Rescue workers continue to remove rubble from an eight-story building which collapsed two days earlier in Istanbul, Friday, Feb. 8, 2019. Turkish rescue workers on Friday pulled out a 16-year-old boy from the rubble of an eight-story apartment building in Istanbul two days after it collapsed, Turkey's interior minister Suleyman Soylu said. Turkey's president says there are "many lessons to learn" from the collapse of a residential building in Istanbul where at least 17 people have died. President Recep Tayyip Erdogan spoke to reporters Saturday from the scene where the eight-story building in Kartal district collapsed Wednesday. He said the government would take "steps in a determined way" after investigators complete their work.
The Internet of Things is one of the biggest enablers of the green buildings movement. The ability to capture and analyze previously "dark" data from buildings is giving us deeper insight into energy and resource use, and the ability to control the use of those resources through an intelligent building management system is taking buildings to new levels of sustainability. IBM is embarking on a series of explorations with WIRED magazine to explore the transformational power of the Internet of Things (IoT). As part of the first exploration, which is taking place at the end of June, we are having an intimate event with thought leaders in the field of intelligent buildings, as well as some of our business partners and clients. This event will take place in the Crystal Building, one of the most sustainable building in the world.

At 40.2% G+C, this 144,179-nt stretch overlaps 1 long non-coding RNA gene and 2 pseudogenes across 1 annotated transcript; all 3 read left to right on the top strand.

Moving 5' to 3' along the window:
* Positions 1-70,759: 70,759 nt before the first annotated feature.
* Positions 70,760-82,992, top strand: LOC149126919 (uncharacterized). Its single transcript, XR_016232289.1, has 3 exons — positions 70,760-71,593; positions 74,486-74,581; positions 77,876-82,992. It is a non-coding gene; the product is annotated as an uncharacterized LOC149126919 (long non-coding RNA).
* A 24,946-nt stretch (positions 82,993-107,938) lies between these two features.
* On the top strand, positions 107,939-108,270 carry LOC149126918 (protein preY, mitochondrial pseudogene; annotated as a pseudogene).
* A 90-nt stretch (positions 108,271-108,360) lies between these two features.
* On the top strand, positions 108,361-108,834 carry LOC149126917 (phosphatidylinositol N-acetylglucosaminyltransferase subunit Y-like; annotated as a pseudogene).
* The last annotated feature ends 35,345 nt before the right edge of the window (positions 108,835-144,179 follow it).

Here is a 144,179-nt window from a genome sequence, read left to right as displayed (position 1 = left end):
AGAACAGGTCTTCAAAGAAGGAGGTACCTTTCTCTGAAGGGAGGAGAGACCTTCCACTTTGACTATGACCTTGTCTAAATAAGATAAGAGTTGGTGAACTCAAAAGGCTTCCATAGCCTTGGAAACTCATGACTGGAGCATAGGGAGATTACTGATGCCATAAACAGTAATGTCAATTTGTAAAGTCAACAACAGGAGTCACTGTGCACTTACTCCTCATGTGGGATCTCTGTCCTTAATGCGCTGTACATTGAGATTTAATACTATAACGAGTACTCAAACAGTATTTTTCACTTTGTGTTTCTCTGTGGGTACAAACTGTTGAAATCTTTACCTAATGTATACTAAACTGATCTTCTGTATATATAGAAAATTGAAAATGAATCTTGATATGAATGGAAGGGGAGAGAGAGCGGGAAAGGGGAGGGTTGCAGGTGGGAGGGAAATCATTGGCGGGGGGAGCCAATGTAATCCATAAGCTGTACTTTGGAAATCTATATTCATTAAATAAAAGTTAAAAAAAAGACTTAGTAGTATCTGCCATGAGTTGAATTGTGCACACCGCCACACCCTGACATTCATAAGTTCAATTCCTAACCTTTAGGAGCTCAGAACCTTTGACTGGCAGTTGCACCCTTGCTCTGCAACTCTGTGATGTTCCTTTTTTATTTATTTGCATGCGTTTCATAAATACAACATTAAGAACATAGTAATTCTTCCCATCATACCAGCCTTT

Even in one of the most earthquake-prone cities in the world, Peniley Ramirez never felt in danger inside her apartment. The seven-story building in the Roma neighborhood had survived the devastating Mexico City quake of 1985, which killed thousands. "People said it was perfect during '85, there was no damage at all, so we always felt safe," she said. But after Tuesday's earthquake, neighbors had to break down her door with a pickax to get her out. The building was leaning and in danger of collapsing.
LAGOS, Nigeria – Authorities in Nigeria say 20 people are confirmed dead in the school building that collapsed on Wednesday, and most of them are children. Lagos State Health Commissioner Jide Idris tells The Associated Press that 43 other people were rescued alive. Officials have said the three-story residential building had been marked for demolition and that the school was operating illegally on the top two floors. Rescue crews halted their search on Thursday, to the anger of some at the scene, saying they had reached the building's foundation without finding any other victims. Building collapses are all too common in the West African nation, where new construction often goes up without regulatory oversight.